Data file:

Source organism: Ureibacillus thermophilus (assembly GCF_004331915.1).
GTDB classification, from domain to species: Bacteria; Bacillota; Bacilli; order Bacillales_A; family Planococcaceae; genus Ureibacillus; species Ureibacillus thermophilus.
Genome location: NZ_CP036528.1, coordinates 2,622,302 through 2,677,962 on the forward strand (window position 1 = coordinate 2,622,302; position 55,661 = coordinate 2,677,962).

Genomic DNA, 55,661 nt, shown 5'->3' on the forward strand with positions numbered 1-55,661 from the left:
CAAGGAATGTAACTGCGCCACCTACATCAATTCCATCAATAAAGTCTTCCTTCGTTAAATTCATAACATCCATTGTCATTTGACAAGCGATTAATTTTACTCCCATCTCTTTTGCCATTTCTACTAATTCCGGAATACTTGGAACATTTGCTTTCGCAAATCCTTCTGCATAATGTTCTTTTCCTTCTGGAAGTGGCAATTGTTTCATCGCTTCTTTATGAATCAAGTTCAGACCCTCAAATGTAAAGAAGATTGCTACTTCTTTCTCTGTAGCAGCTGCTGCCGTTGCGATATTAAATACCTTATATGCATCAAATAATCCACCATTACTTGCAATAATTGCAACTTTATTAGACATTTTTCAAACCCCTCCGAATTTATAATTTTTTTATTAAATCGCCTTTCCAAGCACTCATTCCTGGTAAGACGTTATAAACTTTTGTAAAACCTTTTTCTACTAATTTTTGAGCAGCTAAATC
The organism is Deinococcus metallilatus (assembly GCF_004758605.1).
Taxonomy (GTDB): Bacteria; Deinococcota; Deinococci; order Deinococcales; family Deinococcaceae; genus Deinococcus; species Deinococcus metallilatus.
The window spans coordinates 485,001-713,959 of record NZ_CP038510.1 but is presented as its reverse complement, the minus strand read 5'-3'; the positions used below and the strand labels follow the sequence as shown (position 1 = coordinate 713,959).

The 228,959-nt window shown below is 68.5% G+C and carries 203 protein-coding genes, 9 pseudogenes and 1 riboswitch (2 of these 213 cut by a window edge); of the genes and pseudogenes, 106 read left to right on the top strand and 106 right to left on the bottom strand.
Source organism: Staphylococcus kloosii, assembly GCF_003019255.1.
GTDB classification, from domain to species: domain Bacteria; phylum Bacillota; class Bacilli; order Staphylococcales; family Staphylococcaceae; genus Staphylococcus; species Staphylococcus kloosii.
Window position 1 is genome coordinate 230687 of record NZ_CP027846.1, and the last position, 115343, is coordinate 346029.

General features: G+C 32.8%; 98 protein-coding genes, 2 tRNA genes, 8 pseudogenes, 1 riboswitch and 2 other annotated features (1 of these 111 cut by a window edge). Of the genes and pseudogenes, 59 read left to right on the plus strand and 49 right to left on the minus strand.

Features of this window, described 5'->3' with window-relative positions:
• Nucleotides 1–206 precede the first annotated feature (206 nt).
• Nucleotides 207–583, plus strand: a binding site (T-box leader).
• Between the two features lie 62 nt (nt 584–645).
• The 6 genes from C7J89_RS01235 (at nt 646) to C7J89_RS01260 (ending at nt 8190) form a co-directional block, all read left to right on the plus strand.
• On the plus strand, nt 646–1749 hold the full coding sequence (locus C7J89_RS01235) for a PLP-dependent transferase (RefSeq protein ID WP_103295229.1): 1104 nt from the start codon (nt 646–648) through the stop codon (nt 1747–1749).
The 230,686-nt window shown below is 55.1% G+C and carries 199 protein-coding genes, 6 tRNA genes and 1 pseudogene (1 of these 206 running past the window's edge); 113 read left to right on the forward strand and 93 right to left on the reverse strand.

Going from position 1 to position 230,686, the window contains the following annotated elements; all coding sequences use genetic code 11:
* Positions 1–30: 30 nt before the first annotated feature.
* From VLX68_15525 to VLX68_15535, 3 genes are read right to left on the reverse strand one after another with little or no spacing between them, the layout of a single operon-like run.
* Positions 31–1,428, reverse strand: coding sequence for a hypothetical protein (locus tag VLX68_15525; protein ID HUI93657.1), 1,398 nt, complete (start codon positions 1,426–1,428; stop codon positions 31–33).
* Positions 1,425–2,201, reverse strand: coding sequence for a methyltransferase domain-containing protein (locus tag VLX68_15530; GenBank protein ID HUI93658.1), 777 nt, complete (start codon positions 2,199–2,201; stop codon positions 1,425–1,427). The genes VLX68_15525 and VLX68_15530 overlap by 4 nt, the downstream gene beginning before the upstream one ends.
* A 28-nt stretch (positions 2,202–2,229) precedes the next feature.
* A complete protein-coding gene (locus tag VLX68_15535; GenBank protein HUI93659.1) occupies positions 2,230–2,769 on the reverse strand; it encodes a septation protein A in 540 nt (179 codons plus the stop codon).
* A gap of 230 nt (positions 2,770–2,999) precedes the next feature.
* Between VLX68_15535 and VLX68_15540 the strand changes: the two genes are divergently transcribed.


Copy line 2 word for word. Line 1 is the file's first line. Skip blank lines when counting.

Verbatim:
GTDB classification, from domain to species: Bacteria; Bacillota; Bacilli; order Bacillales_A; family Planococcaceae; genus Ureibacillus; species Ureibacillus thermophilus.